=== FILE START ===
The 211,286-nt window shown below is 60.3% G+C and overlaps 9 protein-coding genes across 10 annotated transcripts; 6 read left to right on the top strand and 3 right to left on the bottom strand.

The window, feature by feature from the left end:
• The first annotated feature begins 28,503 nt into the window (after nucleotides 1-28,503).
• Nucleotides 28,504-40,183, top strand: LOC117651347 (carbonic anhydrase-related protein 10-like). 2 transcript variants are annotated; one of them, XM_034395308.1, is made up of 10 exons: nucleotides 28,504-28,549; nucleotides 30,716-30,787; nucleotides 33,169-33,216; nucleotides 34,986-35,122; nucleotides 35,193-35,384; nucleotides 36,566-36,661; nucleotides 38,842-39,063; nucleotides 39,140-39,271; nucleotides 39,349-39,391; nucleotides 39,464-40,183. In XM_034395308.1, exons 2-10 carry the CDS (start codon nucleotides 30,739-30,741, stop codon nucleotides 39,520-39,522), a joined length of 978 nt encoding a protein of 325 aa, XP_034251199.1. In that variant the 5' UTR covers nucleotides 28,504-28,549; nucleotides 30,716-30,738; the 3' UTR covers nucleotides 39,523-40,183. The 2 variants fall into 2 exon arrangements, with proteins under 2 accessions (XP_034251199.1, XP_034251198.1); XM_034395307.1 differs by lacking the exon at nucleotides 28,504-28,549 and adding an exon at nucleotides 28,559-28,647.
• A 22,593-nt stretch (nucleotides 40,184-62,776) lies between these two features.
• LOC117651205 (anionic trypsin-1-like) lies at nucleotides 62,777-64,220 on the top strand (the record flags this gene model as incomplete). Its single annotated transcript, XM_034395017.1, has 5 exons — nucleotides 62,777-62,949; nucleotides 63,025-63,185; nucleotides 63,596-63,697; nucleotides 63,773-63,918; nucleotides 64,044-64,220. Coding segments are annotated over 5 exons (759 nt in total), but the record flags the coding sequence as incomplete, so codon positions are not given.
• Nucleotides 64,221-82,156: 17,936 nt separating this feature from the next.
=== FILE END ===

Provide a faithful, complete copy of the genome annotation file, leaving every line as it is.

The 211,286-nt window shown below is 60.3% G+C and overlaps 9 protein-coding genes across 10 annotated transcripts; 6 read left to right on the top strand and 3 right to left on the bottom strand.

The window, feature by feature from the left end:
• The first annotated feature begins 28,503 nt into the window (after nucleotides 1-28,503).
• Nucleotides 28,504-40,183, top strand: LOC117651347 (carbonic anhydrase-related protein 10-like). 2 transcript variants are annotated; one of them, XM_034395308.1, is made up of 10 exons: nucleotides 28,504-28,549; nucleotides 30,716-30,787; nucleotides 33,169-33,216; nucleotides 34,986-35,122; nucleotides 35,193-35,384; nucleotides 36,566-36,661; nucleotides 38,842-39,063; nucleotides 39,140-39,271; nucleotides 39,349-39,391; nucleotides 39,464-40,183. In XM_034395308.1, exons 2-10 carry the CDS (start codon nucleotides 30,739-30,741, stop codon nucleotides 39,520-39,522), a joined length of 978 nt encoding a protein of 325 aa, XP_034251199.1. In that variant the 5' UTR covers nucleotides 28,504-28,549; nucleotides 30,716-30,738; the 3' UTR covers nucleotides 39,523-40,183. The 2 variants fall into 2 exon arrangements, with proteins under 2 accessions (XP_034251199.1, XP_034251198.1); XM_034395307.1 differs by lacking the exon at nucleotides 28,504-28,549 and adding an exon at nucleotides 28,559-28,647.
• A 22,593-nt stretch (nucleotides 40,184-62,776) lies between these two features.
• LOC117651205 (anionic trypsin-1-like) lies at nucleotides 62,777-64,220 on the top strand (the record flags this gene model as incomplete). Its single annotated transcript, XM_034395017.1, has 5 exons — nucleotides 62,777-62,949; nucleotides 63,025-63,185; nucleotides 63,596-63,697; nucleotides 63,773-63,918; nucleotides 64,044-64,220. Coding segments are annotated over 5 exons (759 nt in total), but the record flags the coding sequence as incomplete, so codon positions are not given.
• Nucleotides 64,221-82,156: 17,936 nt separating this feature from the next.